Leonardo da Vinci might be best known for the Mona Lisa, the Vitruvian Man, and his attempts at engineering a futuristic flying machine. But what about his passion for painting and doodling hypnotizing knots? Textiles expert Jill Lasersohn has the scoop.
A chat about Leonardo da Vinci today would likely include mention of Walter Isaacson’s hefty biography or the 2017 Christie’s auction of Salvator Mundi—the mysterious painting of Christ that has since been attributed to da Vinci and sold for over $450 million dollars—or his futuristic flying machine, the Vitruvian Man and, of course, the Mona Lisa—but what about the Vinci knot?
I only recently learned how much the Italian polymath identified himself with the endless interweaving of the infinity knot. Some have hypothesized that da Vinci may have used the motif as a coded signature—Renaissance artists hardly ever signed their pieces. But what makes Leonardo’s knots so extraordinary is that he often squared them off in an octagonal way, giving them a wonderfully unique and recognizable shape. Within his Codex Atlanticus (composed between 1478 to 1519) there are pages and pages of knot doodles and drawings, and if you look closely you’ll quickly find that the symbol appears in nearly every one of his works.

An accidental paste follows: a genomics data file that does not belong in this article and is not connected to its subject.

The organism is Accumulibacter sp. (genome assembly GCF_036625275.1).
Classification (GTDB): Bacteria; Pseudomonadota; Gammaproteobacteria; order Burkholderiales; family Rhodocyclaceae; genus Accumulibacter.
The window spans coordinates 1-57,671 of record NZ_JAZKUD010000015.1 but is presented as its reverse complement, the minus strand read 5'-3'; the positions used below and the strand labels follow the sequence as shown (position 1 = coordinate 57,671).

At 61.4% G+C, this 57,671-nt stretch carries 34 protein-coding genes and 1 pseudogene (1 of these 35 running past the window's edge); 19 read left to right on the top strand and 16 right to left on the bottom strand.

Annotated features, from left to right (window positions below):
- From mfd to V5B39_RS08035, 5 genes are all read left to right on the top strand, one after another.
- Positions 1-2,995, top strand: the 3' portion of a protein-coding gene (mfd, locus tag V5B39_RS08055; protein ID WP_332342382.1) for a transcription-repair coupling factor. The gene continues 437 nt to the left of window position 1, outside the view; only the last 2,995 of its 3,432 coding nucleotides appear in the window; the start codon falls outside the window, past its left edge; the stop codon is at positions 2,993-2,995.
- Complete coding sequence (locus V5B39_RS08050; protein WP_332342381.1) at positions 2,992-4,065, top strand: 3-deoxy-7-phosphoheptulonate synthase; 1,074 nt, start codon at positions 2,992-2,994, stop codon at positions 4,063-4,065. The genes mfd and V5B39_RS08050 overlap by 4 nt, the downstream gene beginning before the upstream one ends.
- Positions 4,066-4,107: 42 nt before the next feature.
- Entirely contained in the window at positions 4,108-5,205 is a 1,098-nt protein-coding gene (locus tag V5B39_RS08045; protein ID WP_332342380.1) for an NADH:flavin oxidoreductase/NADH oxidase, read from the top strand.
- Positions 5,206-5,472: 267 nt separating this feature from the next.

In 1482 Leonardo left his hometown of Florence for Milan, where he spent seven years working directly for the Duke of Milan, Ludovico Sforza, as his chief engineer and court painter. In a surviving fresco that he painted in 1498 at the Castello Sforzesco, interlacing ropes and knots are clearly visible amongst the lush foliage.
In one of his most recognizable portraits, Lady with an Ermine (1489-1490), you can see a knot detail on the embroidery of the neckline and sleeves of Cecilia Gallerini, the Duke’s lover. In a portrait of the Duke’s niece, La Bella Principessa (1495), da Vinci’s famous knot is right on the top of her shoulder. And lest we forget the famous Mona Lisa (1503), who has the motif delicately embroidered on the top of her bodice, or the Salvator Mundi with its exquisite bronze-hued symbol crisscrossing Christ’s cerulean robes.
I would be remiss if I didn’t also point out a few other outstanding pieces featuring the Vinci knot that were completed later in the 1530s, such as Hans Holbein the Younger’s iconic portrait of Henry VIII and Jean Clouet’s painting of Francis I. Decades prior in June of 1497, the secretary to the Duke of Milan paid a visit to King Henry dressed to impress him and British court. One wonders if Henry took up wearing the Vinci knot pattern after their visit?
Sadly, none of the clothing shown in these paintings has survived as the real gold thread used for the knots would have been picked, unraveled and melted down for the gold value.
Leonardo may not have invented the knot—the Celts, Byzantines and Romans left us plenty of eye-candy in the form of mosaics, pottery and stone—but he alone made it so very popular and fashionable in the late 1400s and early 1500s that many artists and engravers across Europe in the courts of England, France and Spain copied him.